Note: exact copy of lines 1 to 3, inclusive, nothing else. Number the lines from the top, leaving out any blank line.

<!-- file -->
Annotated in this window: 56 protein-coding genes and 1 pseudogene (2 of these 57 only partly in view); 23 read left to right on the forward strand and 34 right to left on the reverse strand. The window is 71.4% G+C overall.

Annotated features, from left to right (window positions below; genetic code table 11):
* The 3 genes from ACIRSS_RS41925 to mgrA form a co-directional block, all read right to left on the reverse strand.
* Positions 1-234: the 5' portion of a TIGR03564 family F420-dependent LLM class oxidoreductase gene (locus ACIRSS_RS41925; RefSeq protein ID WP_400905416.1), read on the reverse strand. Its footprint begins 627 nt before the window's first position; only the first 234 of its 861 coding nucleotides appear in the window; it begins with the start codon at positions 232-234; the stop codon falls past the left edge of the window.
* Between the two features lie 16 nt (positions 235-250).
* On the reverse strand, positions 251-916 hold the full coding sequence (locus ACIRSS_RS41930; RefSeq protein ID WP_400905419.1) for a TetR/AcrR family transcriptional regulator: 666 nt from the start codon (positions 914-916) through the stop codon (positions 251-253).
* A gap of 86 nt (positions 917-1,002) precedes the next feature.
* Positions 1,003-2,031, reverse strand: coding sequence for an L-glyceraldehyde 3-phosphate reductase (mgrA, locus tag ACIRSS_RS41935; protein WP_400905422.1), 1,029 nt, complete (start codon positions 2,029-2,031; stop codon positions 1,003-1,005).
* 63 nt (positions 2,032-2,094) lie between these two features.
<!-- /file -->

Annotated in this window: 56 protein-coding genes and 1 pseudogene (2 of these 57 only partly in view); 23 read left to right on the forward strand and 34 right to left on the reverse strand. The window is 71.4% G+C overall.

Annotated features, from left to right (window positions below; genetic code table 11):
* The 3 genes from ACIRSS_RS41925 to mgrA form a co-directional block, all read right to left on the reverse strand.